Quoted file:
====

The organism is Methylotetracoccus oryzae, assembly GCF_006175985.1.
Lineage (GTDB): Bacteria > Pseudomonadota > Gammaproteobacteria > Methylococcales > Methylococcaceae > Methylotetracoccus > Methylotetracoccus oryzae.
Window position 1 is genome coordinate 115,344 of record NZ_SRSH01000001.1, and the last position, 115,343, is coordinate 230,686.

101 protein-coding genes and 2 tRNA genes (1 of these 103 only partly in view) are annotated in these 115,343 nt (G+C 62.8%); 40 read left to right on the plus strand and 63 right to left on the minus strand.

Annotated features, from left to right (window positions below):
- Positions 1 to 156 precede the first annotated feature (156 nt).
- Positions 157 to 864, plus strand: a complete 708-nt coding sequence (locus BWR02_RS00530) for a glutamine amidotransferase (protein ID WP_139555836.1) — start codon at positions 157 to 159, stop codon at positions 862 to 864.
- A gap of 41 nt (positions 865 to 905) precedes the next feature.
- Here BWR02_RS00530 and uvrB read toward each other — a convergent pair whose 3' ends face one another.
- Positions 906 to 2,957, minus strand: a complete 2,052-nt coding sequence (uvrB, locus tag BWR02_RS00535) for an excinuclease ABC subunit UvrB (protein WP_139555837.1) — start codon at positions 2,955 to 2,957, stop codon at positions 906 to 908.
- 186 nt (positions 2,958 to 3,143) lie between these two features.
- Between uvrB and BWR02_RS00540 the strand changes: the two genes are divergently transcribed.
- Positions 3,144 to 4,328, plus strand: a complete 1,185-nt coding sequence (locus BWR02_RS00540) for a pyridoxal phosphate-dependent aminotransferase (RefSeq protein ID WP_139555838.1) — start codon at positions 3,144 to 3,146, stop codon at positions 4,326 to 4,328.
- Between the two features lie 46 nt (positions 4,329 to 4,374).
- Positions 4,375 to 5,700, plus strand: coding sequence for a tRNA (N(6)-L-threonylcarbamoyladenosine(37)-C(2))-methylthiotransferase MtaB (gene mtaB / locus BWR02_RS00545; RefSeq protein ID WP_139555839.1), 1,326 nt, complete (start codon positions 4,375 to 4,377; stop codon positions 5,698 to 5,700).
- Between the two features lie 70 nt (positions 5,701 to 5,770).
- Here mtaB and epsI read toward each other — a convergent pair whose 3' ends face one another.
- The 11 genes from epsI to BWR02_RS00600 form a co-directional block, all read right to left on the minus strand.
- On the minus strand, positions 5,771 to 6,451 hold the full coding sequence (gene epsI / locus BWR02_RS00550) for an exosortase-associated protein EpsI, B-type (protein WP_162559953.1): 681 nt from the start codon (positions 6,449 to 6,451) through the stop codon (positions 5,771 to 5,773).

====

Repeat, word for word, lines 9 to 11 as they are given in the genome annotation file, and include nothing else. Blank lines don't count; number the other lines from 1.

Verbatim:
- Here BWR02_RS00530 and uvrB read toward each other — a convergent pair whose 3' ends face one another.
- Positions 906 to 2,957, minus strand: a complete 2,052-nt coding sequence (uvrB, locus tag BWR02_RS00535) for an excinuclease ABC subunit UvrB (protein WP_139555837.1) — start codon at positions 2,955 to 2,957, stop codon at positions 906 to 908.
- 186 nt (positions 2,958 to 3,143) lie between these two features.